back to top
DIY

19 Fixes For Every Clothing Emergency

You're about to give a presentation in front of the whole class — or all of your co-workers. And your button falls off.

Posted on
Natalie Brown / BuzzFeed

1. Use the wire from a twist tie to secure a broken button.

It'll hold until you can get your hands on a needle and thread. (Beware that this works best on sweaters and cardigans — it could hurt other fabrics). Read more about how to do it here.
mashable.com

It'll hold until you can get your hands on a needle and thread. (Beware that this works best on sweaters and cardigans — it could hurt other fabrics). Read more about how to do it here.

2. Dab some clear nail polish on a button that's ~about~ to pop off, but hasn't yet.

You'll still want to sew it back on securely later, but this will hold things for a day if you're in a hurry. See the full tutorial here.
lifehacker.com

You'll still want to sew it back on securely later, but this will hold things for a day if you're in a hurry. See the full tutorial here.

3. About to run out the door when that button pops off? Cover up the missing button spot with a pretty pin.

From here.

4. Use a pencil eraser as a temporary earring back.

From here.

5. Stick a piece of Moleskin padding on an unruly underwire.

Poke me no more. From here.
onegoodthingbyjillee.com

Poke me no more. From here.

6. If your bra strap or tank top strap breaks, tie it in a knot until you can get it repaired.

Loosen the strap a ~lot~, though, so you don't stretch it out permanently. From here.
wikihow.com

Loosen the strap a ~lot~, though, so you don't stretch it out permanently. From here.

7. Hold up a loose zipper with a clear elastic hair tie.

Regular hair ties work similarly they're just a little more visible. From here.
sweetlittlebluebird.com

Regular hair ties work similarly they're just a little more visible. From here.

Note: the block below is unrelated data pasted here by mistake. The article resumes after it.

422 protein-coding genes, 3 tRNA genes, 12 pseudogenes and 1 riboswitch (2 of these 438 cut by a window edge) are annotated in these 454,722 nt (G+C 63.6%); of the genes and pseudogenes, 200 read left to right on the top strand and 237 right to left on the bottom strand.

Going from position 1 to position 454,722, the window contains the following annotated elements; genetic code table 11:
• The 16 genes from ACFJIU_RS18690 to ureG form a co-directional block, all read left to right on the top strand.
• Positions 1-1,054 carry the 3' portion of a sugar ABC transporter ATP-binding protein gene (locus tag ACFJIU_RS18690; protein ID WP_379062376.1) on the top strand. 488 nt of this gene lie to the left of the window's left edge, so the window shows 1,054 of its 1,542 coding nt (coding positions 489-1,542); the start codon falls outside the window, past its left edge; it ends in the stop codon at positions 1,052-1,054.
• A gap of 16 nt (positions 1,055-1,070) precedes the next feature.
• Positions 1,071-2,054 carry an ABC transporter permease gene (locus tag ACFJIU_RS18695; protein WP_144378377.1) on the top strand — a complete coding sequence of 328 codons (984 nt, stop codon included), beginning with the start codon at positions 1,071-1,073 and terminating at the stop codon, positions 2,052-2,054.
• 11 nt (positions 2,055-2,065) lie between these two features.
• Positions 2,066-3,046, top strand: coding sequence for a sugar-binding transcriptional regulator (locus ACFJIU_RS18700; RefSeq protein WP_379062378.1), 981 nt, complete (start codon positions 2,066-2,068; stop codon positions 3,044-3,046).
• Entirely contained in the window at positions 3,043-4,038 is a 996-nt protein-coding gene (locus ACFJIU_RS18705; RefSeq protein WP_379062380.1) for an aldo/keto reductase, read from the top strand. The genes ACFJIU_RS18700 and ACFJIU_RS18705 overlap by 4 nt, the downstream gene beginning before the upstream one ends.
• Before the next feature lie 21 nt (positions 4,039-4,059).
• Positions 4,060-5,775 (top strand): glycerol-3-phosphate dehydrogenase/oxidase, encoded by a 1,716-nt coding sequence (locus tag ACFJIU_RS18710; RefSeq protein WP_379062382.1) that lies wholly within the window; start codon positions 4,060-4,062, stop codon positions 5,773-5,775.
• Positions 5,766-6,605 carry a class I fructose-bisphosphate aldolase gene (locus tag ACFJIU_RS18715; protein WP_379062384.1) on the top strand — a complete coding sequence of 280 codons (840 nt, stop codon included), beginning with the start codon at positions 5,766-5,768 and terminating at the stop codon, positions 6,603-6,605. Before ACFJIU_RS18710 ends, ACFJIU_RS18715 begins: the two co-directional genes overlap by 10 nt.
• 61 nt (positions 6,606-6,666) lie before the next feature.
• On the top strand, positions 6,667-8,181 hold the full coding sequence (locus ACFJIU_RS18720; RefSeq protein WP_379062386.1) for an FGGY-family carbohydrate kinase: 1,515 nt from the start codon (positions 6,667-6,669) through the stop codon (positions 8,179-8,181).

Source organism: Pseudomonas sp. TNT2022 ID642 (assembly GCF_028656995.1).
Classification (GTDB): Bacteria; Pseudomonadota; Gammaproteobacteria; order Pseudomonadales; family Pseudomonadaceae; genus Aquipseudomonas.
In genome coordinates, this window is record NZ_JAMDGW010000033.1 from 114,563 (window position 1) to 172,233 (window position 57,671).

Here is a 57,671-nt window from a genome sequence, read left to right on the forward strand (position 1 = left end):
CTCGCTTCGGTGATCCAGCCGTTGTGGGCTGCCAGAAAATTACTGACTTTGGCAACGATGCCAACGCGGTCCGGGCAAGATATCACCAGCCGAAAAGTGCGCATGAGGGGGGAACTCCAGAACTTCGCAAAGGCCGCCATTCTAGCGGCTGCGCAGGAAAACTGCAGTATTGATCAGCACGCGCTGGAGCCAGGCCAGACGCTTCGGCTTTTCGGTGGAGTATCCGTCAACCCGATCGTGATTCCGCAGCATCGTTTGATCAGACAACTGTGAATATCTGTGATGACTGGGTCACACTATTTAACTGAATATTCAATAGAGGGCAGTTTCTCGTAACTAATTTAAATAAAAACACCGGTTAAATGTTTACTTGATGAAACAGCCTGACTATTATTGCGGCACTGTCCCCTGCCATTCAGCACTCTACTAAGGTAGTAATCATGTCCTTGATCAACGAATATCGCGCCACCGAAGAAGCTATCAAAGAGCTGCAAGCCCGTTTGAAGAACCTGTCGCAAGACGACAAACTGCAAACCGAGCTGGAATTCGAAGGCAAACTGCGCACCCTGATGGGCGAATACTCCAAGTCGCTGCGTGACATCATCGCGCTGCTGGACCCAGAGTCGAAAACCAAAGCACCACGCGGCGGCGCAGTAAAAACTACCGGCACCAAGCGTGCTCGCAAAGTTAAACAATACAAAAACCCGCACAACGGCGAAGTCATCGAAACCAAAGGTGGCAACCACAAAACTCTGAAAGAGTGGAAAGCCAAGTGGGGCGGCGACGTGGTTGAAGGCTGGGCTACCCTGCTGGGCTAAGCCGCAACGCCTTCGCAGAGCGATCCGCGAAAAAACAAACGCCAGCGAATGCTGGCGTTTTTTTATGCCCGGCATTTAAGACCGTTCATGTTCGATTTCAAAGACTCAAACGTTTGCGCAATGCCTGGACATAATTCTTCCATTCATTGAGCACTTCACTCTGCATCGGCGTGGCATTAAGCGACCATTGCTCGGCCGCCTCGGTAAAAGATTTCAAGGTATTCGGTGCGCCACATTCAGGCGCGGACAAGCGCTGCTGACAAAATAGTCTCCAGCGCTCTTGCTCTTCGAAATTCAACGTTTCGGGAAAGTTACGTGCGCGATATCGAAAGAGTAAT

8. Use a pencil to help get a stuck zipper moving again.

9. A pair of scissors will help you get a zipper back on its tracks.

To secure it later, you'll need a needle and thread. But this will get you through the day. Get the full tutorial here.
kyliiesthread.blogspot.com

To secure it later, you'll need a needle and thread. But this will get you through the day. Get the full tutorial here.

10. Use a piece of duct tape or packing tape to hold up a falling hem.

See how here.

11. Use a stud earring (without the earring back) to hold a pair of eyeglasses together.

From here.

12. Chew up a piece of gum to use as a temporary adhesive for a broken heel.

A little gross, yes. Not really a permanent solution, yes. Save your ass when you're about to walk into an interview — yes.
ahmettozar / Thinkstock

A little gross, yes. Not really a permanent solution, yes. Save your ass when you're about to walk into an interview — yes.

13. Use an emery board to buff dirt off of suede shoes and bags.

Get more clothing hacks here.
Cosmopolitan

Get more clothing hacks here.

14. Rethread a hoodie string using a straw.

Read how here.
lifehacker.com

Read how here.

15. Pick up some fabric peel and stick adhesive to hold down annoying flaps — or fix a small hole.

Packing tape or double stick tape would work similarly, but wouldn't be a permanent fix, like the fabric adhesive would be. From here.
iammommahearmeroar.net

Packing tape or double stick tape would work similarly, but wouldn't be a permanent fix, like the fabric adhesive would be. From here.

16. Keep a scarf in your locker or desk in case you splatter food on yourself.

While it's almost always best to rinse out a stain with cool water as soon as you possibly can, you can't necessarily wear a damp shirt at the office. With a scarf, you can just cover up the damage until you get home. You can get this scarf (which is made in Scotland!) for $68 here.

17. Get rid of wrinkles in a shirt collar with some water and a hand dryer.

youtube.com

This won't work for a shirt or dress that's wrinkled all over, but if there's a small patch of fabric on your shirt that's wrinkled (like your collar), use a little moisture and the automatic hand dryer to get rid of them. (This is easier if you take the piece of clothing off first, but sometimes that's not feasible).

First, wet your hand with some water. Then, flick droplets of water onto the wrinkled area (you're mimicking a spray bottle here). Once the area is a little damp, hold the wrinkled area taut, and put it under the hand dryer until it's dry.

18. Paperclip a broken necklace chain back together.

Put your hair down if you can, to cover it up. See more quick clothing fixes here.
Courtney Cook / Buttoned

Put your hair down if you can, to cover it up. See more quick clothing fixes here.

19. Worst comes to worst, you can always staple a seam back together.

imgur.com

But you should know that this can damage your clothes to the point that you may not be able to repair them. It'll hold for the day, though!

The best things at three price points